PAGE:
Cuba, Venezuela

A near-constant refrain is that Cubans can tolerate deep deprivation, but would not stand for a repeat of the Special Period


The crime has become such a central part of life in this region of Puebla that it has been celebrated in song, much as drug traffickers and their exploits have been lionized in narcocorridos

The White House announcement came hours after administration officials said Trump was considering a draft executive order to withdraw the U.S. from the deal

Under other circumstances, the United States could be a force for the rule of law, human rights and civilian control over the military in Mexico

Central America Regional, Mexico

“It’s going to break the bank in terms of paying for the jail and prison beds that these people are going to occupy if they are prosecuted”


In order to withdraw, the country would have to wait two years and pay a debt of $8.7 million under O.A.S. rules

The move comes after OAS member states voted Wednesday to convene an emergency meeting of their top diplomats to discuss the worsening humanitarian crisis and deadly political violence

Withdrawing from the OAS is a two-year process, but Rodriguez said Venezuela would immediately stop participating

The day ahead: April 27, 2017

I should be reachable in the morning and late afternoon. (How to contact me)

I have a long-ish meeting today of the selection committee for the Institute for Policy Studies’ Letelier-Moffitt Human Rights Award. It’ll be nice to see everyone on that group. When not there, I’ll be in the office dashing off dozens of e-mails and messages, for two events.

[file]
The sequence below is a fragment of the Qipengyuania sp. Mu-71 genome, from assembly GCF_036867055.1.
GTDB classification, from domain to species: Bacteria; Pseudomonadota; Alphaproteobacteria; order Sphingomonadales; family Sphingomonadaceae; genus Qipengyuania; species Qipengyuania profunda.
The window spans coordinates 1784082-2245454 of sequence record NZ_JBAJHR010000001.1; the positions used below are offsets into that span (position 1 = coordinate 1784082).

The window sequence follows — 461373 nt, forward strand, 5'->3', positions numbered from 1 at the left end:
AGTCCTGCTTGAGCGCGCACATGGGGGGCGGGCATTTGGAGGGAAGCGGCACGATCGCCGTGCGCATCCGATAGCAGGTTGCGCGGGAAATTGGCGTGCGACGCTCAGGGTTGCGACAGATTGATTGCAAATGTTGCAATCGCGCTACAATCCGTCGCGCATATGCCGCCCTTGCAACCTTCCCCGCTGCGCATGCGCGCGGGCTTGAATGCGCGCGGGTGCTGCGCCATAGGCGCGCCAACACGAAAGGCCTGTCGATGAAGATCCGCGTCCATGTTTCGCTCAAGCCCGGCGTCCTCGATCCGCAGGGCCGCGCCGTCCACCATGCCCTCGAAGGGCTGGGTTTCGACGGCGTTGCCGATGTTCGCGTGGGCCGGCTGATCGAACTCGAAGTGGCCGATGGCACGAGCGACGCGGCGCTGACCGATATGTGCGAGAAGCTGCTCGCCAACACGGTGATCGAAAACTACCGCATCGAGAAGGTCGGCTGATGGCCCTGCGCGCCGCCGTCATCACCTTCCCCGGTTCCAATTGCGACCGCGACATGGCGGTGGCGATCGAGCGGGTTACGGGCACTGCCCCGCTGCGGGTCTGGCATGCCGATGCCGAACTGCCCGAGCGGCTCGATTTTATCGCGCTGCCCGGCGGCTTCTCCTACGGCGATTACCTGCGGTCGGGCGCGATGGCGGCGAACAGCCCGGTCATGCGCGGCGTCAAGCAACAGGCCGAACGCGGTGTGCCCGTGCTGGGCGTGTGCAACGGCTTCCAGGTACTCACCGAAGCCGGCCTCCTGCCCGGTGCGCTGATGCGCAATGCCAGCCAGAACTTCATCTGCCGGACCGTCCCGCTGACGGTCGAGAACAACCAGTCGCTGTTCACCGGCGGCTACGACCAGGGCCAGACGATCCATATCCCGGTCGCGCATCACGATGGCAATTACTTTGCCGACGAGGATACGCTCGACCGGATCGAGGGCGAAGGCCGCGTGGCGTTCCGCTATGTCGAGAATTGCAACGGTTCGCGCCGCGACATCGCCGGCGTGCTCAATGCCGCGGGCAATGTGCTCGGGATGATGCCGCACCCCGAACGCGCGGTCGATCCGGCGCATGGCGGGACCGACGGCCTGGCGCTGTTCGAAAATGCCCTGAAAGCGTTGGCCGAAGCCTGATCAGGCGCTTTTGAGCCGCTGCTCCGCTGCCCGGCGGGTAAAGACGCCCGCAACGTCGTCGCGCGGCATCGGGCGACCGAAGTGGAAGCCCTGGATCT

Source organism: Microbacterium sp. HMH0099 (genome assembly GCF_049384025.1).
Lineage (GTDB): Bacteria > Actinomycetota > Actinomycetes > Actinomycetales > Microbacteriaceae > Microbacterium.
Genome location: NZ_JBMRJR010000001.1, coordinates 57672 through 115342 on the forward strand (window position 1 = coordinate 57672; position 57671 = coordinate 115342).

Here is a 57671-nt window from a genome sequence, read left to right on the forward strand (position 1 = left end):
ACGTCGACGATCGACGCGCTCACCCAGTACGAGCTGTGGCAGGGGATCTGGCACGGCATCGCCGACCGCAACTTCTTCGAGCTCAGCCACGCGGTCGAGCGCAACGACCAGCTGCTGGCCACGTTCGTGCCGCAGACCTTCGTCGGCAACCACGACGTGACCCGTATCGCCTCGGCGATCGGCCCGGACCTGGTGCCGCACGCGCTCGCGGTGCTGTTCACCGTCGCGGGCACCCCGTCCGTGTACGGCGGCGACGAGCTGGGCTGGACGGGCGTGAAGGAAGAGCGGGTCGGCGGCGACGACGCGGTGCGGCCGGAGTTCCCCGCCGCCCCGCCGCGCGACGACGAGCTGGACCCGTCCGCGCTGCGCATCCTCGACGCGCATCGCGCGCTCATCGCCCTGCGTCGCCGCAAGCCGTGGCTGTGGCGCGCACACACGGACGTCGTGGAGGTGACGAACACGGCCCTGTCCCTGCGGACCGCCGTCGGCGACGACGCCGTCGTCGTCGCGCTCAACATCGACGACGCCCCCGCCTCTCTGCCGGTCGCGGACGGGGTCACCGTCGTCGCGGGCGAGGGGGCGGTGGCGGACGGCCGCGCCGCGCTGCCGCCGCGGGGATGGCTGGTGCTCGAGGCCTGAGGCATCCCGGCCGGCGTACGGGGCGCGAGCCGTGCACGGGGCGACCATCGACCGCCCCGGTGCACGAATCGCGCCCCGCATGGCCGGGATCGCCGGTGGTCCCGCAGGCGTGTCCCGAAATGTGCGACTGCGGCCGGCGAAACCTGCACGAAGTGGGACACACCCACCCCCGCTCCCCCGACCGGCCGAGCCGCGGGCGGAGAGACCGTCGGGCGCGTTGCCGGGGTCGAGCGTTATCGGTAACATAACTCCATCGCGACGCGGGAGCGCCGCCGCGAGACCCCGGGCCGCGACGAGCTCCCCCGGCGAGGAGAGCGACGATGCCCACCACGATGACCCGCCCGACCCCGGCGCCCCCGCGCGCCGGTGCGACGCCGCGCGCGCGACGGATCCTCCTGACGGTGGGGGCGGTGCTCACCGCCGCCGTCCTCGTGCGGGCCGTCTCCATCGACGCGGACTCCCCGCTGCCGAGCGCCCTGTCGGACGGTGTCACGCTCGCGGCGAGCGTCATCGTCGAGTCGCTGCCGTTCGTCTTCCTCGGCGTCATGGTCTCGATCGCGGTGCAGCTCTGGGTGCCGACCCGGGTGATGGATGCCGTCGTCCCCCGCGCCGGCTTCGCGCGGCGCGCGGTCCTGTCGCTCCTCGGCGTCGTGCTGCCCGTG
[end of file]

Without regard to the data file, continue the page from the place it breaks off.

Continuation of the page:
First, at 9:00 this morning we’re launching our report and database of 107 U.S. military and police aid programs. This is the culmination of a project I’ve been working on for years—it’s been the ultimate “on the back-burner” endeavor for most of those years, but it’s also a resource that, if printed out, totals more than 150 pages. It reflects hundreds of hours of work. You can see the database now; the report is coming this morning. While I don’t expect a giant compendium of military aid programs to make a big media splash today, there are a lot of people out there who are going to find this intensely useful: congressional staff who oversee these programs, journalists who cover defense, human rights and arms control advocates, and even some folks at State and Pentagon. I’ll be sending out a lot of personal notes today to make sure these people see it and know how to use it.